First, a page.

Pagina interna - LIRIS
Long-slit Intermediate Resolution Infrared Spectrograph for the WHT

Multi-object spectroscopy

Science target Acquisition

The acquisition of a MOS mask is similar to that for a long slit. The only major difference is that you have to specify three reference sources instead of one.
1. Ask the TO to rotate the instrument to the required sky position angle. Switch the autoguider OFF.
2. Take two dithered images with an offset of about 5" for sky subtraction (J band is preferred due to the lower sky brightness). Subtract them from each other in the RTD display.
3. Overplot the mask from the DS9 display, using the LIRIS MOS button in the DS9 display. Alternatively it can be load directly in DS9 via Region -> Load -> /wht/var/liris <maskname>.reg
4. Measure the three x- and y-coordinates using the Star profile task in the RTD control
(see Sect. 4.2.4). Take note of the x,y centers.
5. Acquire the mask in a first approximation, calling
lobject inslit <mask name> <x1> <y1> <x2> <y2> <x3> <y3>
This routine will calculate shifts and rotations. The rotations are expected to be
small (but can still lead to large movements of the guide star, hence the guider has
to be switched off for this step). The reference stars must be given in the right order (check in the overlay on the DS9 display).
The order of the reference stars can also be checked by  having a look at
Therein, you will find an entry for your MOS mask in the form
maskname 3 x1 y1 x2 y2 x3 y3
with xi and yi being the center pixel coordinates of the reference sources.
6. The mask is now roughly acquired. Switch the autoguider ON.
7. Repeat steps 4 and 5 for fine-tuning the mask position.
If you are still not happy with the mask positioning, you can ask the TO for small manual
shifts for fine-tuning.

Check using through mask exposures:
If one wants to be sure that the targets are actually in the slits the best option is to take an image through the mask using the command
lslit maskname

the centers of the reference stars and the holes must match at this point. It is possible to check that using an IRAF script called offset_mos (find it here). In order to run it one needs to define the task within IRAF by typing the follow:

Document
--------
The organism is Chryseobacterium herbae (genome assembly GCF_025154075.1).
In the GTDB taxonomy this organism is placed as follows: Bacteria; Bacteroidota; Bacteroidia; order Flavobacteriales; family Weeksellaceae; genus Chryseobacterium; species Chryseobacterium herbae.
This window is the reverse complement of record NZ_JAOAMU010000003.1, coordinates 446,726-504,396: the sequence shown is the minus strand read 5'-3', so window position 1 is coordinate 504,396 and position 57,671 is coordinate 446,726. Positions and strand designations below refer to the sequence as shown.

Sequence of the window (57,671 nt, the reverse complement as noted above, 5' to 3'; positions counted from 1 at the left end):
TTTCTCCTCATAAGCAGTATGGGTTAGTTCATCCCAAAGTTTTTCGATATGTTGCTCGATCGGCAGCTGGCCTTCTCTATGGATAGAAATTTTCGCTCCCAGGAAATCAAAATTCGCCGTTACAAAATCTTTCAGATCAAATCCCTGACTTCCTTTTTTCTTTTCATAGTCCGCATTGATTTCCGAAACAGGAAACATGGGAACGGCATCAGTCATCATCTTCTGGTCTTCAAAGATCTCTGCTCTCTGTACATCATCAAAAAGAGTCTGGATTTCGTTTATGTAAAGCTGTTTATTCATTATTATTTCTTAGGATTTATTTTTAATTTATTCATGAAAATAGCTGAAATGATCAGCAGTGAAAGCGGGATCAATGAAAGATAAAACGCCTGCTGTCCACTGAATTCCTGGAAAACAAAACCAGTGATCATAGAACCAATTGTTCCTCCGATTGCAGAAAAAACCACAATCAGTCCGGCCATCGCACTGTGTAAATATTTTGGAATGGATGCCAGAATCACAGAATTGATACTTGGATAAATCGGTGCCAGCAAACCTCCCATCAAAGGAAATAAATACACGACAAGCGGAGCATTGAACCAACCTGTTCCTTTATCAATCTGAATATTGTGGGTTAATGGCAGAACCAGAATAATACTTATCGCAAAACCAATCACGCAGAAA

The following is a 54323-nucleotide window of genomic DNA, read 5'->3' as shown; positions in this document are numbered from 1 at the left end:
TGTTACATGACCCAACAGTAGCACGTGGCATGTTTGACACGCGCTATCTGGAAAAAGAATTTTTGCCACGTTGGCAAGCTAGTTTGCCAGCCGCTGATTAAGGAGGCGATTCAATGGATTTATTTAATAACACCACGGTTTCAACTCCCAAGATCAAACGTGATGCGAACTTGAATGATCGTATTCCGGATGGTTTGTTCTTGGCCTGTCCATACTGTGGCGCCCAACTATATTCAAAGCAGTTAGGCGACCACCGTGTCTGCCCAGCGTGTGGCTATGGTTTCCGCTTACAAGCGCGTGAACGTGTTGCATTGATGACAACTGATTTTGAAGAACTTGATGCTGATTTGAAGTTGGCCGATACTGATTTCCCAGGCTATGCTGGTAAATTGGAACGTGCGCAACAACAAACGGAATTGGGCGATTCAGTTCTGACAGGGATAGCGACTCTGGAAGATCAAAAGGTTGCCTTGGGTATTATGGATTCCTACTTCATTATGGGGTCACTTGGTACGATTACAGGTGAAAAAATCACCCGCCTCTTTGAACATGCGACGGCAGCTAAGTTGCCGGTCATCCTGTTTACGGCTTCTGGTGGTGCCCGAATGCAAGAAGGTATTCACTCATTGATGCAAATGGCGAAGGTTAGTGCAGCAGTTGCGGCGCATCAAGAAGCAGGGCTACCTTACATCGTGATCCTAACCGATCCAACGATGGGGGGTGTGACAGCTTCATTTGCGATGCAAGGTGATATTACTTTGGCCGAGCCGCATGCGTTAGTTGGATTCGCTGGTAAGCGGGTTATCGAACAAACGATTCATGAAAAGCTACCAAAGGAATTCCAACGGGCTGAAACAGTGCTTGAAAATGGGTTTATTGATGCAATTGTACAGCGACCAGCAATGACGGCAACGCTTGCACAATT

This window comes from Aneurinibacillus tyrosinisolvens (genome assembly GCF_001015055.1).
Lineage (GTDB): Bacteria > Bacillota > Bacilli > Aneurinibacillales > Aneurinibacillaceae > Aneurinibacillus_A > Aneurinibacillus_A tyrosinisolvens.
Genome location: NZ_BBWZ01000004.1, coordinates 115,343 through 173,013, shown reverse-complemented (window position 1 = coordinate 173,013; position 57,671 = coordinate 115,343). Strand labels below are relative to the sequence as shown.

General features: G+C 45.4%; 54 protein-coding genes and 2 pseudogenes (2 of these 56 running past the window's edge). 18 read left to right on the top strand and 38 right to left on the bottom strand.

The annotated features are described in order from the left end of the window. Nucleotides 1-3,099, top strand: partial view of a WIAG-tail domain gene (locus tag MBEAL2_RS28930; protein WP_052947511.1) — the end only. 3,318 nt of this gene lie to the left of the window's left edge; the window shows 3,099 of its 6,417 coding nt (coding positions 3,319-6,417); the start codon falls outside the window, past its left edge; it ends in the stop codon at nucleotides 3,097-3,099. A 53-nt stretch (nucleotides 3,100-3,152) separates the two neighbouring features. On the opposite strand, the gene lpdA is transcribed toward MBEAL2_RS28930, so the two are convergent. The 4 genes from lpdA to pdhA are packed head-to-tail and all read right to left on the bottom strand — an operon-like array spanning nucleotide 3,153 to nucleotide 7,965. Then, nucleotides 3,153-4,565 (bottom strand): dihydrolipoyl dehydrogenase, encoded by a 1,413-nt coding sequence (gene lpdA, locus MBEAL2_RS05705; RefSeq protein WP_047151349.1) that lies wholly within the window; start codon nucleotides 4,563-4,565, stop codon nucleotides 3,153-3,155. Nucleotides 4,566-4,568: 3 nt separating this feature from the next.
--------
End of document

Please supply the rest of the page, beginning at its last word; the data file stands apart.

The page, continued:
cl> task offset_mos = directoriotarea/
This routine has three arguments
  image = 'new image to measure offset from'
  reference    =  'reference image for sky subtraction'
  slitposition  'file with slit position (the file /wht/var/liris_maskname.mask)'
It will produce an output with the required offset to be applied by the TO. It does not compute the rotation.
There is another possibility to compute the offset when using images through the mask. You must call the python routine called in the following way:
./ maskname.mask

Star the observation:

Now Switch to spectroscopy mode, using
lspec <grism> <maskname>
then start your observing script.
To obtain dithered (nodded) spectra using the autoguider, do
 ag spec nod <int time> ["title"] [-ncyc=int] [-nruns=int] [-offset=float] [-mndr=int] [-jitter=float]
If you required three nod points use instead
with the same parameters.
Take into account that the offset parameter must be less than half or one third for three nod points, of the minimum  slit-let lengths.

Observing Calibration standards:
Apart from arcs and spectroscopic flats (see Sect. 5.3) you might want to observe a standard star in all slitlets or at least in few of them. This observation serves also to determine the trace (spectra at the bottom and top of the detector suffer geometrical distortion by about 10 pixels) along the  spectral direction for targets located within each slitlet.  To this end, put the standard source in the first reference hole (check with the mask overlaid in the DS9 display, use LIRIS MOS button). That is achieved by the command:
lacq mask <mask name>
This puts the standard star next to the first reference slit. Subsequently, call 
lobject inslit <mask nameA>
BUT do NOT allow the command to move the telescope (answer no when required) [for yet unknown reasons this does not work properly]. Instead ask the TO to offset the telescope by the computed values.  At this step it is important to append an A at the end of the mask name, which tells the telescope control system to move the source into the first reference hole. An entry in the file /wht/var/liris_slitdb_pos.dat has to be created in advance, with the format:
masknameA 1 xref1 yref1
Then run
lspec <grism> <mask name>
lpos mult <mask name> <int time> [-offset=float] [-nruns=int]
which moves the standard star into each slitlet, performing a 2-point nodding. The offset
parameter must be less than half the length of the minimum slitlet length. At each nodding position, nruns
exposures are taken. Due to the large offsets, no autoguiding is possible. If you have troubles because the star is not being offset into the slitlets you must run the script lpos_mult  once while being in imaging configuration, to make sure that the reference star gets properly positioned in all slitlets.